This paper discusses the development history and economics of five fields in the Moxa Arch. Wells stimulated with Intermediate Strength Ceramic proppants in CO2 foam provide 50-60% increases in 20-year reserves compared to sand/water/gel treatments.
Despite difficult reservoir settings, low wellhead prices, and limited markets for currently undedicated prices, and limited markets for currently undedicated gas in the Rocky Mountains, the Frontier formation in the Greater Green River Basin has the potential to contribute significant new low cost gas reserves.
The Upper Cretaceous Frontier is predominantly tight and contains substantial volumes of gas. The Federal Energy Regulatory Commission (FERC) has designated over 2,700 square miles of the Frontier formation in the Greater Green River basin as tight and eligible for economic incentives. The United States Geological Survey (USGS) estimates that the Green River Frontier/Dakota Formations contain between 220 and 490 Tcf of tight gas in place. Recent improvements in formation evaluation and stimulation designs, and its location in the Moxa Arch at the gateway of a pending, make the low permeability Frontier formation a desirable near term source of gas for the growing cogeneration and thermal EOR markets in California.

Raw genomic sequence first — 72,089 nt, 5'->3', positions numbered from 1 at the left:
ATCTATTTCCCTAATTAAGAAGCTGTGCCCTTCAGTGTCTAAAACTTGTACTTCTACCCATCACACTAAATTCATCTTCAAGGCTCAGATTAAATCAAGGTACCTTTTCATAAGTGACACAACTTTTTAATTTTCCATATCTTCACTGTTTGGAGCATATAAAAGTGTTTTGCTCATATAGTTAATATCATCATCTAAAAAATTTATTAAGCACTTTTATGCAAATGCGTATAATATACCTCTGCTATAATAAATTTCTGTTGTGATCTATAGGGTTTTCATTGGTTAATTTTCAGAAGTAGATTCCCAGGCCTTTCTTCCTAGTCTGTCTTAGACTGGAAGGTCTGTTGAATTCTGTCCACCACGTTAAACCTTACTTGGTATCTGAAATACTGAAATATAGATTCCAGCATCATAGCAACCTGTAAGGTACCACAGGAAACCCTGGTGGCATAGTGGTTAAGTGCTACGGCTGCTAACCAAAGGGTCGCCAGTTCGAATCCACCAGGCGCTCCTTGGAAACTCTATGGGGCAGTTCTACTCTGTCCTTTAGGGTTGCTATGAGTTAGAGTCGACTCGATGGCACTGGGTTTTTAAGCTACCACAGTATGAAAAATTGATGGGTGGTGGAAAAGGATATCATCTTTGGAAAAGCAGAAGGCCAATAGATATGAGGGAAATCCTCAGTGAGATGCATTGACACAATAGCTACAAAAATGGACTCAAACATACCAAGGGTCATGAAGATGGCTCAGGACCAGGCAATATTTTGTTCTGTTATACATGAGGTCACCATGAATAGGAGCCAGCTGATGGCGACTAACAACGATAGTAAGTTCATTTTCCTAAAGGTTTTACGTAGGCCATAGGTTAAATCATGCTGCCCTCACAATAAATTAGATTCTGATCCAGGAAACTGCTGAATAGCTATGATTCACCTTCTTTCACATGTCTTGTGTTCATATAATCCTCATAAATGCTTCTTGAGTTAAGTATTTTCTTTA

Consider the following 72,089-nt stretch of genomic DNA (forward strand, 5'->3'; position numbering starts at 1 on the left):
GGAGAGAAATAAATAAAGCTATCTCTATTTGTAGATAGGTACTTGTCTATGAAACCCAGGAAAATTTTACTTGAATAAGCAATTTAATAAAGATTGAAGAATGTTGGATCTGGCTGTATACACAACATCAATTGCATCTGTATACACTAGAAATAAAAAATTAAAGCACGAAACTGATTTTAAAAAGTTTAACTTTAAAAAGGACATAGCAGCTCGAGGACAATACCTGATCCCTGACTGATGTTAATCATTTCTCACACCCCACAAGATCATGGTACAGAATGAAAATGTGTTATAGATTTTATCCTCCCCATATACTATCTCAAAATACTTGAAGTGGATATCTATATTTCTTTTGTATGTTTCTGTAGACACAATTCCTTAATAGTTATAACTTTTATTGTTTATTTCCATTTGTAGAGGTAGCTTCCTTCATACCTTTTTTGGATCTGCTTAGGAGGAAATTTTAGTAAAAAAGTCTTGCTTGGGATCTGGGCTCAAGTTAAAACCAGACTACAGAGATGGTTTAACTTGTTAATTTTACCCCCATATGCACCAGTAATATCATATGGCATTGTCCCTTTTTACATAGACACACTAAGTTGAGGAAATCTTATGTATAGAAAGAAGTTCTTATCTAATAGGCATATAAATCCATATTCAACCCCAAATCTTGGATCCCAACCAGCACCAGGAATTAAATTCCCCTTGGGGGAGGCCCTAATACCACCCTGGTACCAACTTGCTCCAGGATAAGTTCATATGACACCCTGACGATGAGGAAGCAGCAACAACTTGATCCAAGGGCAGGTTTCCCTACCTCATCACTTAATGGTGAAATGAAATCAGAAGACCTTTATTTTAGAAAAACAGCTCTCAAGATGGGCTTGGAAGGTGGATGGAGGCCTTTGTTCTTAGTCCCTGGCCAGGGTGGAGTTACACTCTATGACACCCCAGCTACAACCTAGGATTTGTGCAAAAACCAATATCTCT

Despite similar technical challenges faced in many other tight settings (e.g. inadequate formation evaluation techniques, inaccurate fracture diagnostics, and the difficulty in reliably designing and delivering effective fractures), over 175 tight Frontier wells were drilled between 1981 and 1987. While Frontier development activity has declined with the market generally in the past few years, the continued availability of economic incentives, improved stimulation techniques and the opening of new markets have further renewed operator interest in development. Finally, the Gas Research Institute (GRI) has selected the Frontier as a possible site for field-based, cooperative R&D to improve tight gas formation and stimulation technologies.
This paper characterizes the formation and describes the technical challenges and development strategies needed to add reserves. First, the paper describes the geologic setting and reservoir characteristics that control potential. Second, it outlines the evolution of stimulation and production practices in tight Frontier wells. Finally, it compares the potential of the Frontier under current technical and market conditions with estimates of future potential based on recent advances in formation evaluation and fracturing techniques.
Author(s): M.R. Haas, K.S. McFall, J-M.P. Coates, ICF-Lewin Energy
Paper Number: SPE 18962